The Rhine & Mosel River Cruise travel blog

Our boat, the Grand Circle Cruise Line, the "Harmony"

We're in Willemstad, Netherlands

A real windmill

Willemstad

The old City Hall

Lover's Lane, walk straight to the church

The church (the first Prostestant Church)

The church from afar

The church tower can be seen from everywhere in this small town

Beautiful park

Park

War Memorial in park

The punishment for minor crimes

Oh no! Doug got caught!

French memorial in the park

Look closely for an example of Dutch humor

Interesting buildings

Used to be one of the King's Palaces; now a hall for...

Shops

German bunkers just outside of town

They're everywhere

An artillery piece would have been in this bunker

Here's what they saw from the bunker. German bunkers were made with...

The Arsenal; note the chimes just under the second floor. The play...

Back to the boat for lunch.

Kinderdijk (Children's Dike)

This is the largest concentration of wind mills in the Netherlands, 19...

An original wind mill

The original wind mill

Paddle wheels. These wind mills move water from the land to the...

The miller (wind mill operator) showed us how he makes the wind...

The miller lived in the wind mill with his family; note the...

They had to entertain themselves.

Kitchen

Wooden shoes

Miller's garden

Miller's animal pen

Miller's rabbits

Miller's wood shop

Miller's ?, maybe a playground for the children

Miller's goats

More of the miller's stuff

Dutch wind mills

Dutch wind mills

The Netherlands


Okay, here's the story: The country is The Netherlands. The people of this country are called Dutch. Holland is a province of the country. There is a North Holland and a South Holland. Both are very large and are on the North Sea. So when their sailors went out and about the world, they would say they were from Holland. So that's where the confusion comes about the difference in Netherlands, Dutch and Holland. We got it from "the horses' mouth", actual natives from this country.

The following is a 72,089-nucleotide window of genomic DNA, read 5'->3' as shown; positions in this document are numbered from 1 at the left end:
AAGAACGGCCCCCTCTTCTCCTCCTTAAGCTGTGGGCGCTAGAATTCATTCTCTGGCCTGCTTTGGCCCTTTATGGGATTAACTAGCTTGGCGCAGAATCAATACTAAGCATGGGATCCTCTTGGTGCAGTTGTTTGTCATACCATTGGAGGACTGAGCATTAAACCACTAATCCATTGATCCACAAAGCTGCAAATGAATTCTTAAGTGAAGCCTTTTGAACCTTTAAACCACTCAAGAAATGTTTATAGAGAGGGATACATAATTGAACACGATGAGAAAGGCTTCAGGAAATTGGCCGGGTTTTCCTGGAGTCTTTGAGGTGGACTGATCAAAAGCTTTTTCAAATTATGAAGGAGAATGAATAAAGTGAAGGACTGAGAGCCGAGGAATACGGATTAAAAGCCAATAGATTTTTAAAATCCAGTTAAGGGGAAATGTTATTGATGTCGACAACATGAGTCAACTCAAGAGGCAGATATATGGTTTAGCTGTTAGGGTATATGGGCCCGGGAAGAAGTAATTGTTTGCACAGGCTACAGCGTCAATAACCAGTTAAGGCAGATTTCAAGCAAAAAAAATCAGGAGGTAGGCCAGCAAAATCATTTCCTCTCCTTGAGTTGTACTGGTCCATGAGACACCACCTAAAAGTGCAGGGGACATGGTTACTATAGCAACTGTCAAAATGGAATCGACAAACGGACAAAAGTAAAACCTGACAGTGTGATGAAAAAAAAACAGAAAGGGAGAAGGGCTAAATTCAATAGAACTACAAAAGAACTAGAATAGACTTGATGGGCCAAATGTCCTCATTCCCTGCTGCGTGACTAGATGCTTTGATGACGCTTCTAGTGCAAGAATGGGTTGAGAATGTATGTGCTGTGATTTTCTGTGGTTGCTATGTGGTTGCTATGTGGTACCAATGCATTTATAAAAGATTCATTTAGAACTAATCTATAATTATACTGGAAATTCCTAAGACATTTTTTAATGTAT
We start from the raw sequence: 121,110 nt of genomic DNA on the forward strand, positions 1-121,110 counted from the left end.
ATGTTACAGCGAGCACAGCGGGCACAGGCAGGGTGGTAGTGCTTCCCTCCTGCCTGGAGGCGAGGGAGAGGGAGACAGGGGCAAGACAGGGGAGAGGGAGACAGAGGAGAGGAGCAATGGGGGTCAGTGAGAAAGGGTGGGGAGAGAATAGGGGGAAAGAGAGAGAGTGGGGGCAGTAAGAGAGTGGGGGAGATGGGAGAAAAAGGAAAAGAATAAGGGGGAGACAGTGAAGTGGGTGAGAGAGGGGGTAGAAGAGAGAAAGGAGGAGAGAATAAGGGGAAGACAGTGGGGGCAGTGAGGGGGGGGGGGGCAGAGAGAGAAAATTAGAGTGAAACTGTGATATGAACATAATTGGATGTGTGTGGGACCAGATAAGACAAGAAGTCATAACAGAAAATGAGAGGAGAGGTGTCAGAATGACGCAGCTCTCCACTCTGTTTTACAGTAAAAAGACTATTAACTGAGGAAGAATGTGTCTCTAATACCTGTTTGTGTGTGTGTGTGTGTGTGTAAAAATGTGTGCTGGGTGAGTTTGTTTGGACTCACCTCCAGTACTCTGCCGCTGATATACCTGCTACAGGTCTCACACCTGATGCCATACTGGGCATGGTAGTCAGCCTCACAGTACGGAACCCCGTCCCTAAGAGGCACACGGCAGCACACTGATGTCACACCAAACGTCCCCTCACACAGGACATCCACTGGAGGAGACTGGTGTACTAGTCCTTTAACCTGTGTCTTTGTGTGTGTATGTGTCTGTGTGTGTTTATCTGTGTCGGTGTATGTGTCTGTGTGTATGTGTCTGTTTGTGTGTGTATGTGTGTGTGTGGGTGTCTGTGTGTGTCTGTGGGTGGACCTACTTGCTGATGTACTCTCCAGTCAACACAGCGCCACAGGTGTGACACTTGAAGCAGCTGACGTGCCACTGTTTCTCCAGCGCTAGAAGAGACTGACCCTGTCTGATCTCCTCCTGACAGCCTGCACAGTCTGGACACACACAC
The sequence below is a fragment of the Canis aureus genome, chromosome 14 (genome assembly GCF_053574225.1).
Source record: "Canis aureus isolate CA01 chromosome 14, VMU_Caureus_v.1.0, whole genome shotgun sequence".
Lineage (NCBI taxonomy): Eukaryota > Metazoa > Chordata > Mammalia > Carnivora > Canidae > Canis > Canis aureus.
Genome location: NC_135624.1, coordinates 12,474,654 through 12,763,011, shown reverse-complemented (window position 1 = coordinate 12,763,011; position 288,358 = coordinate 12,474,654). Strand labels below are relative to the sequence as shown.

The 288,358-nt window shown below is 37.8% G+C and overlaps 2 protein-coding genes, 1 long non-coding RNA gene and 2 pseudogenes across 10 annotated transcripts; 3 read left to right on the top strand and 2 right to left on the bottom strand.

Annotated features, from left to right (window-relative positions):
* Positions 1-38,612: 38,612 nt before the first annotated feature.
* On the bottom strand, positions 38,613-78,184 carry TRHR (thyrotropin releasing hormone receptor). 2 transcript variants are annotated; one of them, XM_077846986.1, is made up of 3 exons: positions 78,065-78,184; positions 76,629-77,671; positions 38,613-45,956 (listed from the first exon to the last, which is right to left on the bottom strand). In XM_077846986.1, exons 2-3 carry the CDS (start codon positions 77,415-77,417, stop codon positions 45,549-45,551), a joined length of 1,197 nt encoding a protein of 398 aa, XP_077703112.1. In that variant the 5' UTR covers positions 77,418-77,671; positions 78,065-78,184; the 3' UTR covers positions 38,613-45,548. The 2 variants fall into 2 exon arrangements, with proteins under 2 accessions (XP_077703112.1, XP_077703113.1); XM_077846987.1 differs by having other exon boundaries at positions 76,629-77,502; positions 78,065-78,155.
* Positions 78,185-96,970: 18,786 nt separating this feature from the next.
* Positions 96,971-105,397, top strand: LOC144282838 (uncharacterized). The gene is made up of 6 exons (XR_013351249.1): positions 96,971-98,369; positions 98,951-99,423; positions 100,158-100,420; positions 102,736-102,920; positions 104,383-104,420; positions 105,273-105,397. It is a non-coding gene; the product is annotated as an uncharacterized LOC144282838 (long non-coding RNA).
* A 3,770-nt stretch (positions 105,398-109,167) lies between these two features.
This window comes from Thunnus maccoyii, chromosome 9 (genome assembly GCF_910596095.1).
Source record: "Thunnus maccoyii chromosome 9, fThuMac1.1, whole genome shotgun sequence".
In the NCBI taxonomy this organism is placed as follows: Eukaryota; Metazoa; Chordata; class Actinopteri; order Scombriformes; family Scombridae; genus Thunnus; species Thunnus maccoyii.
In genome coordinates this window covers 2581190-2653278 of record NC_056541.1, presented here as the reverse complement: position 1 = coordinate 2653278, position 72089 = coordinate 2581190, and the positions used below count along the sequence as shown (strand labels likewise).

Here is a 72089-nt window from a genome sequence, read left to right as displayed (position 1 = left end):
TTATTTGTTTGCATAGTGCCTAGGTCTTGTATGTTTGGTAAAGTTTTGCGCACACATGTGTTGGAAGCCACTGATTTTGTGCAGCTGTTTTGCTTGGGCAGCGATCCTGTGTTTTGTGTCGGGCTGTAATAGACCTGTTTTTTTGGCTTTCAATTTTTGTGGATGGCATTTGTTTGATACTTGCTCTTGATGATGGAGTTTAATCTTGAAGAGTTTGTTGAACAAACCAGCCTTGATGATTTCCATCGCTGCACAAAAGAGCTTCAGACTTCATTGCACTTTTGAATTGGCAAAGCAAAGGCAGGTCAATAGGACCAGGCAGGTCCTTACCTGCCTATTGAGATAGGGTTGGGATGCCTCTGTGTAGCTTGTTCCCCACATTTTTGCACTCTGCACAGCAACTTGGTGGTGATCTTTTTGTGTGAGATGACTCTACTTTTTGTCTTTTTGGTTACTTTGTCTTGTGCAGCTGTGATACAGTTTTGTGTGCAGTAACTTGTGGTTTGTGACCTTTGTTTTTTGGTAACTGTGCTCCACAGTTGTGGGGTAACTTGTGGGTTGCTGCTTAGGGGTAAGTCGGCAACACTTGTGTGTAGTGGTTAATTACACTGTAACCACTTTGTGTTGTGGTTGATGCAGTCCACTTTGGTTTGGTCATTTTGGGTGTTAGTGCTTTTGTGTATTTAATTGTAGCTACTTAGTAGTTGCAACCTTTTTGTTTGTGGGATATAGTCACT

Willemstad is a very small village; just 2329 people.

It is shaped like a star with historical fortifications at each point. It was started in 1585. The Reformed Church was built in 1607 as the first new Protestant church building in the Netherlands.

It has been variously occupied by the French, Spanish and the Germans. The Germans left heavy concrete fortifications that are almost impossible to destroy. So the people live with the memory, permanently.

Another view of Willemstad from "The Dutch Review": Willemstad has the charm of a storybook village with a small historic quaint harbor where the multi-million euro yachts are snugly parked side-by-side. Within a few meters of the dock is a row of restaurants where you can overlook the harbor while enjoying a quiet relaxing lunch, dinner or a beer.

It reminds me of some small New England towns.

We came back to the boat for lunch. They served an Indonesian Rice Platter. Indonesia was a colony of The Netherlands so of course they brought back some of their food. This was one of them. It's like tapas, small dishes for everyone at the table to taste. It includes some curry dishes, fish, chicken, meat, egg; all nicely spiced.

Then for our afternoon tour we travel by bus to Dordrecht to the Kinderdyke. This is the location of the iconic 19 original windmills

. Windmills were used as the power source for grain mills, saw mills, paper mills and much more. These 19 were used as a rudimentary pumping system that helped to keep the land behind the dykes dry, even though it is lower than the water level of the river. Most of the mills date from the 18th century. Now of course they use electric pumps that do the job of draining the wet land much more quickly and efficiently.

We arrive back to the boat for dinner-beef, fish or pasta, soup, dessert. We will not starve of this trip.

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